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Billboard Finalizes Changes to How Streams Are Weighted for Billboard Hot 100 & Billboard 200

Billboard has finalized weighting changes to the Billboard Hot 100 songs chart and Billboard 200 albums chart. A greater emphasis will be given to paid subscription streams, with ad-supported…

The adjustment to how Billboard applies streaming data to its charts was first announced in concept last October, and was followed by exhaustive industry discussion and internal analysis to arrive at the new methodology.

Currently, Billboard has two defined types of streaming plays for the Billboard Hot 100 songs chart (and our other genre-specific hybrid songs charts): on-demand (such as Amazon Music, Apple Music, Spotify and YouTube) and programmed (such as Pandora and Slacker Radio), with on-demand having a greater weight. The Billboard 200 albums chart — and our other genre-based consumption-ranked albums charts — uses a single tier (equating 1,500 streams as one album unit) for on-demand audio streams (paid or ad-supported) from subscription services. Video streams and programmed audio streams do not contribute to the Billboard 200’s calculations, but are incorporated into the Hot 100.

Beginning with the first week of Nielsen’s third quarter of 2018 (sales and streaming week of June 29 to July 5, which will be reflected on Billboard charts dated July 14), plays on paid subscription-based services (such as Apple Music and Amazon Music) or on the paid subscription tiers of hybrid paid/ad-supported platforms (such as Spotify and SoundCloud) will be given more weight in chart calculations than plays on ad-supported services (such as YouTube) or on the non-paid tiers of hybrid paid/ad-supported services.

Billboard will have multiple weighted tiers of streaming plays for the Hot 100, which take into account paid subscription streams (representing a full point value per play), ad-supported streams (representing a 2/3-point value per play) and programmed streams (representing a 1/2-point value per play). Those values are then applied to the chart’s formula alongside all-genre radio airplay and digital song sales data. Streaming remains the most dominant factor on the chart, followed by radio airplay and digital sales in descending order of significance.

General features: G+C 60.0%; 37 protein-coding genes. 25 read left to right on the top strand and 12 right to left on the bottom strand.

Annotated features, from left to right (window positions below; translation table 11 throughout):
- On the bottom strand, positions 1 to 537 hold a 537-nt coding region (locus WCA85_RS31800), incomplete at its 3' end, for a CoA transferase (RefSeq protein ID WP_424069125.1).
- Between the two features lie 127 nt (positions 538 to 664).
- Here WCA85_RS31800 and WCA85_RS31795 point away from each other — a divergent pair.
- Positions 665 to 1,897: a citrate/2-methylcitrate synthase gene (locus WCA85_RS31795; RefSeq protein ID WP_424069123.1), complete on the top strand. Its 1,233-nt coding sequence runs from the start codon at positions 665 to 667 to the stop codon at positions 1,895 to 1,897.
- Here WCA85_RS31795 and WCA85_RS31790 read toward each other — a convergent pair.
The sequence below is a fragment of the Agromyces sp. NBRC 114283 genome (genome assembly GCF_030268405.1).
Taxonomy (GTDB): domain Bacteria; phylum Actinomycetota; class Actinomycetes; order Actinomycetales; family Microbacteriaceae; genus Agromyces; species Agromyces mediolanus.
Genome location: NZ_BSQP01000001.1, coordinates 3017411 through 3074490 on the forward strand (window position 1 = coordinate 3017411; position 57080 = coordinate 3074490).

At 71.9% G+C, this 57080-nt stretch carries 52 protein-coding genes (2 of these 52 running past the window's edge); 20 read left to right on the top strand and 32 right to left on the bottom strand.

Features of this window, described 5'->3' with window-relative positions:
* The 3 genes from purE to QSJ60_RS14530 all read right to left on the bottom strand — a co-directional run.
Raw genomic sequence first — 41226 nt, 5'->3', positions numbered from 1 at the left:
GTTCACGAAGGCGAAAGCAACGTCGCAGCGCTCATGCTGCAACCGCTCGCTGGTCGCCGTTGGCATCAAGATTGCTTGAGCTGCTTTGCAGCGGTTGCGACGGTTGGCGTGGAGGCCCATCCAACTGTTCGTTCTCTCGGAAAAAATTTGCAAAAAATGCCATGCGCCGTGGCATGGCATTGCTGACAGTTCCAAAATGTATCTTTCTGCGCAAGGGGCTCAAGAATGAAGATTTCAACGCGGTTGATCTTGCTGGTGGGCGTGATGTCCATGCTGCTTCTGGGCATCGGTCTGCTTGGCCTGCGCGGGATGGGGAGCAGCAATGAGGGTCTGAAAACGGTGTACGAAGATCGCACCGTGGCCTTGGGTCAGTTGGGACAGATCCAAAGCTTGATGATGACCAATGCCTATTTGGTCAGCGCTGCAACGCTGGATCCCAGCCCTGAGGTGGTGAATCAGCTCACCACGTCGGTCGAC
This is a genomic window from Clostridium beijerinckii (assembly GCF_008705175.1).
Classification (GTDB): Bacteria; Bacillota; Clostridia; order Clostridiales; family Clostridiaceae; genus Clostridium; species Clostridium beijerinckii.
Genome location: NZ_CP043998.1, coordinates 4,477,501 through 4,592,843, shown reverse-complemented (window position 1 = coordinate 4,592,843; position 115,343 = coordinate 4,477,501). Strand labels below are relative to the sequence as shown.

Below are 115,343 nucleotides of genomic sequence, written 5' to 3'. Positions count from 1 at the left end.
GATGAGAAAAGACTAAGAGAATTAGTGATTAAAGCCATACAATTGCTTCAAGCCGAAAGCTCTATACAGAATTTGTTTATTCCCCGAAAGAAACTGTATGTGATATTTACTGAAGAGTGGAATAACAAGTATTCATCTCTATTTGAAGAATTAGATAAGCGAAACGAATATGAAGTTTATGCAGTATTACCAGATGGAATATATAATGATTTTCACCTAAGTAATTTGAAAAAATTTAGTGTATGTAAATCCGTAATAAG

The Billboard 200 will now include two tiers of on-demand audio streams. TIER 1: paid subscription audio streams (equating 1,250 streams to 1 album unit) and TIER 2: ad-supported audio streams (equating 3,750 streams to 1 album unit).

Streams from trial subscriptions that offer the same access and functionality as a paid tier will be considered TIER 1. At this juncture, the Billboard 200 will continue to not incorporate video streams. The Billboard 200 ranks the most popular albums of the week based on multimetric consumption, which includes traditional album sales, track equivalent albums (equating 10 sold tracks to 1 album unit), and streaming equivalent albums.

The shift to a multi-level streaming approach to Billboard’s chart methodology is reflective of a global push to measure streams in a revenue-reflective and access-based manner. Music is now being consumed on streaming services in more diverse ways, migrating from a pure on-demand experience to a more diverse selection of listening preferences (including playlists and radio) and the various options in which a consumer can access music differs based on their subscription commitment.

Beginning in 2019, the Billboard 200 will further separate paid subscription audio streams into two distinctive tiers, with the higher tier including paid subscriptions that provide full music library access and no restrictions on on-demand functionality and a secondary tier that reflects paid subscriptions that provide a partial music library and/or limited on-demand functionality. Beginning in the fourth quarter of 2018, the ratios for all the streaming tiers will be re-evaluated, with any changes implemented at the start of 2019.